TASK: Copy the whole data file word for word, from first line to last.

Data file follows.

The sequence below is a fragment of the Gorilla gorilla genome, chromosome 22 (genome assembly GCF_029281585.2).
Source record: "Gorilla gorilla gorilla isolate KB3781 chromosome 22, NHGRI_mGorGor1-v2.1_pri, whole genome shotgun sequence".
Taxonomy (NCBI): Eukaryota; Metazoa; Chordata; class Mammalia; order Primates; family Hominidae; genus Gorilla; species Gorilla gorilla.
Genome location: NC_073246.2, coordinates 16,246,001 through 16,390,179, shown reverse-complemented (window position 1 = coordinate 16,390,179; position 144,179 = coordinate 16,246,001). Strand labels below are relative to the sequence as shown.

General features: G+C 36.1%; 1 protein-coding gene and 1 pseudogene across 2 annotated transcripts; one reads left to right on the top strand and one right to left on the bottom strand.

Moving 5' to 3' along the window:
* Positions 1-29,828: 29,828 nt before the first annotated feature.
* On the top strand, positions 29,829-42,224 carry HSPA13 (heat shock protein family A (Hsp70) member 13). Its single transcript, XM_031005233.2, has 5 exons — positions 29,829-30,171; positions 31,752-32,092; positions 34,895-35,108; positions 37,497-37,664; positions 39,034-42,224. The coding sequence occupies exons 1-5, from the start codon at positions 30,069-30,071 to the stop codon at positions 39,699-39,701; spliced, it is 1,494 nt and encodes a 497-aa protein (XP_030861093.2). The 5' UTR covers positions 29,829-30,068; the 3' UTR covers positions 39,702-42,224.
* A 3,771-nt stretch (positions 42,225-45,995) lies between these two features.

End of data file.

The sequence below is a fragment of the Gorilla gorilla genome, chromosome 22 (genome assembly GCF_029281585.2).
Source record: "Gorilla gorilla gorilla isolate KB3781 chromosome 22, NHGRI_mGorGor1-v2.1_pri, whole genome shotgun sequence".
Taxonomy (NCBI): Eukaryota; Metazoa; Chordata; class Mammalia; order Primates; family Hominidae; genus Gorilla; species Gorilla gorilla.
Genome location: NC_073246.2, coordinates 16,246,001 through 16,390,179, shown reverse-complemented (window position 1 = coordinate 16,390,179; position 144,179 = coordinate 16,246,001). Strand labels below are relative to the sequence as shown.

General features: G+C 36.1%; 1 protein-coding gene and 1 pseudogene across 2 annotated transcripts; one reads left to right on the top strand and one right to left on the bottom strand.

Moving 5' to 3' along the window:
* Positions 1-29,828: 29,828 nt before the first annotated feature.
* On the top strand, positions 29,829-42,224 carry HSPA13 (heat shock protein family A (Hsp70) member 13). Its single transcript, XM_031005233.2, has 5 exons — positions 29,829-30,171; positions 31,752-32,092; positions 34,895-35,108; positions 37,497-37,664; positions 39,034-42,224. The coding sequence occupies exons 1-5, from the start codon at positions 30,069-30,071 to the stop codon at positions 39,699-39,701; spliced, it is 1,494 nt and encodes a 497-aa protein (XP_030861093.2). The 5' UTR covers positions 29,829-30,068; the 3' UTR covers positions 39,702-42,224.
* A 3,771-nt stretch (positions 42,225-45,995) lies between these two features.